What Drives Media Use in Authoritarian Regimes? Extending Selective Exposure Theory to Iran

Magdalena Wojcieszak*, Erik C. Nisbet, Lea Kremer, Golnoosh Behrouzian, Carroll Glynn

*Corresponding author for this work

Research output: Contribution to journalArticlepeer-review

12 Scopus citations


Most work on selective exposure comes from the United States or other western democracies and typically examines partisan attitudes as the cognitive or motivational drivers of selectivity. This study extends the boundary conditions of existing literature by studying the factors affecting media choice in the Islamic Republic of Iran, a drastically understudied context. Within the overarching framework of motivated reasoning, we propose two theoretically relevant factors that should drive selective exposure into regime media or non-regime alternatives in authoritarian contexts: (1) system-justifying attitudes and (2) regime-sanctioned identities, here religiosity. Relying on two different surveys conducted within Iran in 2012 and 2016, we find that religiosity strongly predicts the reliance on non-regime media in both studies, whereas system-justifying attitudes predict selectivity in Study 2. Theoretical implications for the selectivity literature are discussed.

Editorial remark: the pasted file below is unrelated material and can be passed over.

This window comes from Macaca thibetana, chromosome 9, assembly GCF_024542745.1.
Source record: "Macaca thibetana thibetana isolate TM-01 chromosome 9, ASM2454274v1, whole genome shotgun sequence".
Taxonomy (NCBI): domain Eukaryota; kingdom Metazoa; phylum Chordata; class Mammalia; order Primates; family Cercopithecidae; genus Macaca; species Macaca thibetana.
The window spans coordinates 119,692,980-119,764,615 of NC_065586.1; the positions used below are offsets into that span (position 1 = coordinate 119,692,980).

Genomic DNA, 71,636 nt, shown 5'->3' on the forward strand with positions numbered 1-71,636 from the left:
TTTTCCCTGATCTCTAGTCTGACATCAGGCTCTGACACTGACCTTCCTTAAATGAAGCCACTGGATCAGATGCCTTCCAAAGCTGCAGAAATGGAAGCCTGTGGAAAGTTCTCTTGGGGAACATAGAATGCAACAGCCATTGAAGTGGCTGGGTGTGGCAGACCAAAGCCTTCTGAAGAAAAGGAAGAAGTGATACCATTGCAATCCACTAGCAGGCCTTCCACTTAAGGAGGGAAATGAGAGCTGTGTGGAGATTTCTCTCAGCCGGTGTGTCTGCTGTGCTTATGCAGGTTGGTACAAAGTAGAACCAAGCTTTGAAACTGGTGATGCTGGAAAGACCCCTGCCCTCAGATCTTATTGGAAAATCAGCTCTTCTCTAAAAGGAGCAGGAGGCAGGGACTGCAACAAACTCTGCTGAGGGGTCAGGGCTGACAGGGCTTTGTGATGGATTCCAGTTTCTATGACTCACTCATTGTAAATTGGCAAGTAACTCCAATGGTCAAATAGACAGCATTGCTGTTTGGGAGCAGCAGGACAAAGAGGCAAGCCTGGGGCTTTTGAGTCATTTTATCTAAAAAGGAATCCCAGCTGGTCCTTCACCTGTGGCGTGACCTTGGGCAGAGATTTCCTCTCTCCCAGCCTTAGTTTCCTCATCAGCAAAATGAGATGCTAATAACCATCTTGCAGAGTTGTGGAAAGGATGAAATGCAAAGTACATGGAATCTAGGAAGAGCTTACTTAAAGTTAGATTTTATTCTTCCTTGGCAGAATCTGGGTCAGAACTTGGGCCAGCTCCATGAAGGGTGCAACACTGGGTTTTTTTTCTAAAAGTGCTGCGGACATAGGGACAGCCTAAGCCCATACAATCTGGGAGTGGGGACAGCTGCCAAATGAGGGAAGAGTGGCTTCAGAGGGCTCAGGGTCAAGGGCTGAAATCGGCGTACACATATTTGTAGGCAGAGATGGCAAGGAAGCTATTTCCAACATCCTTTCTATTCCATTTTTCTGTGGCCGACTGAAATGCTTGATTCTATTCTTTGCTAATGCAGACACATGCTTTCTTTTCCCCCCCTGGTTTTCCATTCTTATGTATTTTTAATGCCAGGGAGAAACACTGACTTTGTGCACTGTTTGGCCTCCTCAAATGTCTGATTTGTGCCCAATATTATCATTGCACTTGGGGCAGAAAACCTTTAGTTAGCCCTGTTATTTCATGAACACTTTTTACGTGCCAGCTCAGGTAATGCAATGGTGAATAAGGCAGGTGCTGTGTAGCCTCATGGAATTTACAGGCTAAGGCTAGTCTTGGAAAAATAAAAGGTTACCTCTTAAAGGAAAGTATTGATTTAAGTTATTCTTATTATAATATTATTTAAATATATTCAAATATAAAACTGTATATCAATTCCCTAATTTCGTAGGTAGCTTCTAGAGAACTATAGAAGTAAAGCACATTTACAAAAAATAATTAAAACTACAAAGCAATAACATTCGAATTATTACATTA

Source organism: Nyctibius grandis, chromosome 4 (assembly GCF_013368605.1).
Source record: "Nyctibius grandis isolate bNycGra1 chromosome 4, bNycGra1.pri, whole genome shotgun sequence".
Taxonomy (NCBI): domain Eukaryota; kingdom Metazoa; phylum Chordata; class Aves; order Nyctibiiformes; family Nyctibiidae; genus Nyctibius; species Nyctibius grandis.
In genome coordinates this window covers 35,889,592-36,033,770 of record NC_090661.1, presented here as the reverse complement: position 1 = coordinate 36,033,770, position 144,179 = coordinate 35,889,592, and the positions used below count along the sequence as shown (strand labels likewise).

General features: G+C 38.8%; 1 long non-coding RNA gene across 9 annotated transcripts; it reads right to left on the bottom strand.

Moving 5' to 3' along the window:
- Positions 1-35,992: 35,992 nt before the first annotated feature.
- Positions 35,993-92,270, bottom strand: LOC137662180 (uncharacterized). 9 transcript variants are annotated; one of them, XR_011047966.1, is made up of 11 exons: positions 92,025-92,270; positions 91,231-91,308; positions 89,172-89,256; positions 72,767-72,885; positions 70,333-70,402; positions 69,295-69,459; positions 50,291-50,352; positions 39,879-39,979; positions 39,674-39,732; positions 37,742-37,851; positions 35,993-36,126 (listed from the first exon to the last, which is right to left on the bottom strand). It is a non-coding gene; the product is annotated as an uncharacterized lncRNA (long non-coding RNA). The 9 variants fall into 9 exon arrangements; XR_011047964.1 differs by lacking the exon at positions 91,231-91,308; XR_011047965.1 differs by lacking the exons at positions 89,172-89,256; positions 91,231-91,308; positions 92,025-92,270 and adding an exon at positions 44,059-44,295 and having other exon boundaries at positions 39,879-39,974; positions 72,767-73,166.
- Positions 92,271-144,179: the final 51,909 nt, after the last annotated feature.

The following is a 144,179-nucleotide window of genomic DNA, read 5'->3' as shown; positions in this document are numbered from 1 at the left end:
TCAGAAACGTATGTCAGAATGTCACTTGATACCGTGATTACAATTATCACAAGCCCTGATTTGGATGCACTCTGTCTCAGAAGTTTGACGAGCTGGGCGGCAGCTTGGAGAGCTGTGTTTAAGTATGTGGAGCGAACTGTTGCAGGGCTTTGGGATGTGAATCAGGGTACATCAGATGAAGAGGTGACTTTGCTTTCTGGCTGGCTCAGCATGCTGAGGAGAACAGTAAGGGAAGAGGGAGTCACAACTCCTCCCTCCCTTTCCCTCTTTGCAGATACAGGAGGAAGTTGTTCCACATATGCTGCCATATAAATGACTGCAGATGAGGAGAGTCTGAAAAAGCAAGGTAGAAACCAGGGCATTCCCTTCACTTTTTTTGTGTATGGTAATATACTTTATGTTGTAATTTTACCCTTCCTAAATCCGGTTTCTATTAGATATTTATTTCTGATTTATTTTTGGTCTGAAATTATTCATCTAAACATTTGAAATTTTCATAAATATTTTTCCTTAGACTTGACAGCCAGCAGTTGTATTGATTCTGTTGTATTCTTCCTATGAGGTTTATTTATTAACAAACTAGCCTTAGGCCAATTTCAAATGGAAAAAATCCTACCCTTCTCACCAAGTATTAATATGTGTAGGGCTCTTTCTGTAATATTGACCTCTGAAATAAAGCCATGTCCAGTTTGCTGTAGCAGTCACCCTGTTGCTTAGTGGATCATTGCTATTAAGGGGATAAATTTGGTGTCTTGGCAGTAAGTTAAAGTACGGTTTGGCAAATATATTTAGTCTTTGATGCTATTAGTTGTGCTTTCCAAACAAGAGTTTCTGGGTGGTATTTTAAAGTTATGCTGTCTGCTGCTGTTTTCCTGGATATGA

Original languageEnglish (US)
Pages (from-to)69-91
Number of pages23
JournalInternational Journal of Press/Politics
Issue number1
StatePublished - Jan 1 2019
Externally publishedYes


  • Iran
  • attitudes
  • media choice
  • regimes
  • religiosity
  • selectivity

ASJC Scopus subject areas

  • Communication
  • Sociology and Political Science


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